Henry Hobson Richardson, 1870–1872
National Register of Historic Places
Originally built for the Brattle Square Unitarian congregation, which had decided to sell its 1772 colonial meetinghouse, this was H. H. Richardson’s earliest use of Romanesque forms.
The new church for the Brattle Square congregation was Richardson’s first important commission. Like many Boston churches of the period, it is built of Roxbury puddingstone laid in random ashlar. Its plan is basically cruciform. The monumental tower, almost freestanding like an Italian campanile, is (as Richardson himself felt) the most innovative and successful part of the building. The square tower, topped by a decorative frieze and corbelled arches that are, in turn, surmounted by a low-peaked overhanging roof, is one of the majestic forms on the Boston skyline. It is best viewed from Commonwealth Avenue Mall.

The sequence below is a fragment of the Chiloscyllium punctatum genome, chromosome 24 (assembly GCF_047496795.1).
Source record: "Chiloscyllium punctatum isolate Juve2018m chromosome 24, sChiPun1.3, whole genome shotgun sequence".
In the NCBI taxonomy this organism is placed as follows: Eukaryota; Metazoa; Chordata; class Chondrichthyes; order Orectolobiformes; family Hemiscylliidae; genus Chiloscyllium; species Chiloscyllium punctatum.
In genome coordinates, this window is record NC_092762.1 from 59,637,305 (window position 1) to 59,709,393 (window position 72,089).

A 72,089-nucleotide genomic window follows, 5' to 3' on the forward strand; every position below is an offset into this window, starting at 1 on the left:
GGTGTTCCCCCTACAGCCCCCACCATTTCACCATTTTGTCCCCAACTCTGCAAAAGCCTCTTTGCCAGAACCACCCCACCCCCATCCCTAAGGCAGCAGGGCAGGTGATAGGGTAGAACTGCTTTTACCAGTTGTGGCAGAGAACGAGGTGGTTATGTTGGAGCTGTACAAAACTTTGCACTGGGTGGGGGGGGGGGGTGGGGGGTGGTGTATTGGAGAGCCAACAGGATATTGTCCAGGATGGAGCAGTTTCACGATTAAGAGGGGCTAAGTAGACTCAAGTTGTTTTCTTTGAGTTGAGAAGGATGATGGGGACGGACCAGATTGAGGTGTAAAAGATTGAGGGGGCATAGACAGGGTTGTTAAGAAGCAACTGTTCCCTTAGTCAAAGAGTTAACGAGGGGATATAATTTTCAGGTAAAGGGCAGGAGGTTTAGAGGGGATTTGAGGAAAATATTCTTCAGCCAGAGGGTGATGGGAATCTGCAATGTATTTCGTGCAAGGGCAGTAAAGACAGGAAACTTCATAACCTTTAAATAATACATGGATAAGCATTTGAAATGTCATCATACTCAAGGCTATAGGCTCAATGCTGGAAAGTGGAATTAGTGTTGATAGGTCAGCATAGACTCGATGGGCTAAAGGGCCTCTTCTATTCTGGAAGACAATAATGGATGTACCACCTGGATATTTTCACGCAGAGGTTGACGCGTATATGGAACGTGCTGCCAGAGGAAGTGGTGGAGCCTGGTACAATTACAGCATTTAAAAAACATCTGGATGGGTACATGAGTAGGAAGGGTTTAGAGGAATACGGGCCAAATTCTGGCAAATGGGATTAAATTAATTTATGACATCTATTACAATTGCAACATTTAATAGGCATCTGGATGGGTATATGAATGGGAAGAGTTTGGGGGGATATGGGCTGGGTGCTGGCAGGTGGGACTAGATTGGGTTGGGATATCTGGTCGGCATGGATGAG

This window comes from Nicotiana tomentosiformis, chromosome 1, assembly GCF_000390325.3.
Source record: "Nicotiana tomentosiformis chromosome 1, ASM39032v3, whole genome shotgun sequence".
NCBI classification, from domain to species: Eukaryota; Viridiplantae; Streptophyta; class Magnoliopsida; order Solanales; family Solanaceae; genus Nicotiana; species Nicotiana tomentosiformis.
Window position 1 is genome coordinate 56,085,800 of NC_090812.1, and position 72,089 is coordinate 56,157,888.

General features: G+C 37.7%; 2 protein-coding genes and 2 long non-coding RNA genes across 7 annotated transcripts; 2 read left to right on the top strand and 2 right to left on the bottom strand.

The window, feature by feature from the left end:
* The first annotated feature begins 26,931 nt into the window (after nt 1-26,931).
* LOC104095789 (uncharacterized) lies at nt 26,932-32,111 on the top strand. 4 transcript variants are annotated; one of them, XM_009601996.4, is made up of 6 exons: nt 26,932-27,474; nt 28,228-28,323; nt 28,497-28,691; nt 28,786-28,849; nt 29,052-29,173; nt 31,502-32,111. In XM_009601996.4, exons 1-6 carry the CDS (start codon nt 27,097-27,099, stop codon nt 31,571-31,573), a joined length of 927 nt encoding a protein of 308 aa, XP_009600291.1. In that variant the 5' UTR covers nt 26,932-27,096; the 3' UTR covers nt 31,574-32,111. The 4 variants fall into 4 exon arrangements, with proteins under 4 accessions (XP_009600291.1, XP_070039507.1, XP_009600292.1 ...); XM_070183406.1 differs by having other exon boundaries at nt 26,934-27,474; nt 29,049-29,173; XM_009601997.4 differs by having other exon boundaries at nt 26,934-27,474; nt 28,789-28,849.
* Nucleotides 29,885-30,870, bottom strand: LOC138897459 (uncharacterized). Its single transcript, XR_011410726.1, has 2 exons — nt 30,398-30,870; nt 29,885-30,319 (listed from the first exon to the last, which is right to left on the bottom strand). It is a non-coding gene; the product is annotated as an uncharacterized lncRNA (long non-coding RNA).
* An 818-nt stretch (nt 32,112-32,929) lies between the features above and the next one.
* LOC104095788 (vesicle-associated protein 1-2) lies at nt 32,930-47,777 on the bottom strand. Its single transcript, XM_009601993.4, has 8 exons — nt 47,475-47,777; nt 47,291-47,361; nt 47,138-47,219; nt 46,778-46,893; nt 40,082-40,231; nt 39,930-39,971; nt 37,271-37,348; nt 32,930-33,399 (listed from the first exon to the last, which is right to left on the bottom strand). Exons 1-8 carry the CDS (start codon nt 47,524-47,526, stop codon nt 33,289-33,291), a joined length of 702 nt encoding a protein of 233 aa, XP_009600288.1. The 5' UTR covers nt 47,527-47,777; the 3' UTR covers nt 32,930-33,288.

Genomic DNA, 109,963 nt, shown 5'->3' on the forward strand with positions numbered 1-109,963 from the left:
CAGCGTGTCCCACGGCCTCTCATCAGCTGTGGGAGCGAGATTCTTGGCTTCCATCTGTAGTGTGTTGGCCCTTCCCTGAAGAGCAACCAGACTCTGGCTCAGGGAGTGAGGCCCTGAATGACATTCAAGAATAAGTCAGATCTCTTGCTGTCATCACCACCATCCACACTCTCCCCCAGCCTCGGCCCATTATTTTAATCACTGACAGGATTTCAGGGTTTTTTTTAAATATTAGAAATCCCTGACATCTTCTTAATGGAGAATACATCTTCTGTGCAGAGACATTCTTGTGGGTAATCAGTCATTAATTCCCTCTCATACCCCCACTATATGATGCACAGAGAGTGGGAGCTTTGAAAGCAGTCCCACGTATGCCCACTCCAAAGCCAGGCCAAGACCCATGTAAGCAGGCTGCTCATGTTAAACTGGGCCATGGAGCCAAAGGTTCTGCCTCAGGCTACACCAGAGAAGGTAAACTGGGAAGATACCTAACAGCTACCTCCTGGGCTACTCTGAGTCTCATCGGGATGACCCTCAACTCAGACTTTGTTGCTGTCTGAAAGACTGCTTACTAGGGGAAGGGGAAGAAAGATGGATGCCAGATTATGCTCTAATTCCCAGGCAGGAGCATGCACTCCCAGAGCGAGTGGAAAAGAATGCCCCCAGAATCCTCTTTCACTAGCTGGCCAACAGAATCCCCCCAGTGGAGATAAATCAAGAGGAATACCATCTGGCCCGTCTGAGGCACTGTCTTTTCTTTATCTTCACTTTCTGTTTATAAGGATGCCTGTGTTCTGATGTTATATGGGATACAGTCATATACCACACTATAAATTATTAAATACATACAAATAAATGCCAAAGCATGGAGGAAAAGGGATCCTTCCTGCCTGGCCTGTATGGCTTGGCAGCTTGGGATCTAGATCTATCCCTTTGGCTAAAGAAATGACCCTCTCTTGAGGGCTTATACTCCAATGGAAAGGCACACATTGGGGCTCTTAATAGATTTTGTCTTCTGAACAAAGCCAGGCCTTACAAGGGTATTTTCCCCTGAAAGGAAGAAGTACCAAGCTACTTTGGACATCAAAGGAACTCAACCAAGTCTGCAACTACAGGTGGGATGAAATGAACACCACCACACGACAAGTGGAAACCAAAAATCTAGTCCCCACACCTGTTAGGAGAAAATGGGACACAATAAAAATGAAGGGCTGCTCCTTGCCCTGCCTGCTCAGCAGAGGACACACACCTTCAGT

The frieze is notable, for it was modeled by Bartholdi (the Statue of Liberty sculptor) in Paris. Italian workmen carved the frieze after the stones were set in place. It depicts the sacraments, and the faces are said to be likenesses of noted Bostonians of the time such as Longfellow, Emerson, Hawthorne, and Sumner. The trumpeting angels on the corners who look down over Back Bay have earned the building its nickname, “Church of the Holy Bean Blowers.” The trumpets were originally gilded.
The Romanesque feeling of the church is conveyed by many round corbels, windows, and arches in the tower and by the portico arches. The theme is further developed in the beautiful windows based on a circle motif. Charles F. McKim, who was nine years younger than Richardson and later to become renowned as designer of the Boston Public Library and numerous other public edifices, worked on this project as a draftsman.
Four years after the new church was completed, the Brattle Square congregation dissolved, unable to bear the heavy costs of the new building. For several years it stood empty, and there was even thought given to tearing it down, perhaps leaving the tower standing alone. But in 1881 the First Baptist Church, fleeing its former quarters in the declining South End, came to the building’s rescue. They solved the acoustical problems of the sanctuary by adding galleries in 1884 to reduce echoes.